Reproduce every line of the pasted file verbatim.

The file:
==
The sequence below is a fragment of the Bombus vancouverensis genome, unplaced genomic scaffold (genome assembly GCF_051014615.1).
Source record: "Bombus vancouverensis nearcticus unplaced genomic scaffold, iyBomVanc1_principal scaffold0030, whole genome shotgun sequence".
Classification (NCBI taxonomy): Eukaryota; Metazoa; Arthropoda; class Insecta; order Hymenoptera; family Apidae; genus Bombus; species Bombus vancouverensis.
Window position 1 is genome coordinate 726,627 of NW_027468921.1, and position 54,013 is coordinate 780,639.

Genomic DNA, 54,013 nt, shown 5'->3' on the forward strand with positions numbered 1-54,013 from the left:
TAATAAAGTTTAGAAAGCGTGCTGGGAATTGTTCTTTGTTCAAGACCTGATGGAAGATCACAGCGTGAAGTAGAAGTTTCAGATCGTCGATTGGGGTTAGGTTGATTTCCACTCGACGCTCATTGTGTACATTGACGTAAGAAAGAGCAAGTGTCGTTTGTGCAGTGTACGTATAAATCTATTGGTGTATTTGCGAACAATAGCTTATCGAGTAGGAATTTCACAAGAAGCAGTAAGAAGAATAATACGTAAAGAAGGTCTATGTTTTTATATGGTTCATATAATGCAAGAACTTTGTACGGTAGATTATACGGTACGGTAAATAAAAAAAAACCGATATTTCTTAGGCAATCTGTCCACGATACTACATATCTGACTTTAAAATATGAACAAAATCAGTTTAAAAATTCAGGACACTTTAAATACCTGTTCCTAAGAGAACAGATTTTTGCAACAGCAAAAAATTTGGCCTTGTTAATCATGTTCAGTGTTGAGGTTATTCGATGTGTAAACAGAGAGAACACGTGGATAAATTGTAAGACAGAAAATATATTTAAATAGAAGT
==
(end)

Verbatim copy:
The sequence below is a fragment of the Bombus vancouverensis genome, unplaced genomic scaffold (genome assembly GCF_051014615.1).
Source record: "Bombus vancouverensis nearcticus unplaced genomic scaffold, iyBomVanc1_principal scaffold0030, whole genome shotgun sequence".
Classification (NCBI taxonomy): Eukaryota; Metazoa; Arthropoda; class Insecta; order Hymenoptera; family Apidae; genus Bombus; species Bombus vancouverensis.
Window position 1 is genome coordinate 726,627 of NW_027468921.1, and position 54,013 is coordinate 780,639.

Genomic DNA, 54,013 nt, shown 5'->3' on the forward strand with positions numbered 1-54,013 from the left:
TAATAAAGTTTAGAAAGCGTGCTGGGAATTGTTCTTTGTTCAAGACCTGATGGAAGATCACAGCGTGAAGTAGAAGTTTCAGATCGTCGATTGGGGTTAGGTTGATTTCCACTCGACGCTCATTGTGTACATTGACGTAAGAAAGAGCAAGTGTCGTTTGTGCAGTGTACGTATAAATCTATTGGTGTATTTGCGAACAATAGCTTATCGAGTAGGAATTTCACAAGAAGCAGTAAGAAGAATAATACGTAAAGAAGGTCTATGTTTTTATATGGTTCATATAATGCAAGAACTTTGTACGGTAGATTATACGGTACGGTAAATAAAAAAAAACCGATATTTCTTAGGCAATCTGTCCACGATACTACATATCTGACTTTAAAATATGAACAAAATCAGTTTAAAAATTCAGGACACTTTAAATACCTGTTCCTAAGAGAACAGATTTTTGCAACAGCAAAAAATTTGGCCTTGTTAATCATGTTCAGTGTTGAGGTTATTCGATGTGTAAACAGAGAGAACACGTGGATAAATTGTAAGACAGAAAATATATTTAAATAGAAGT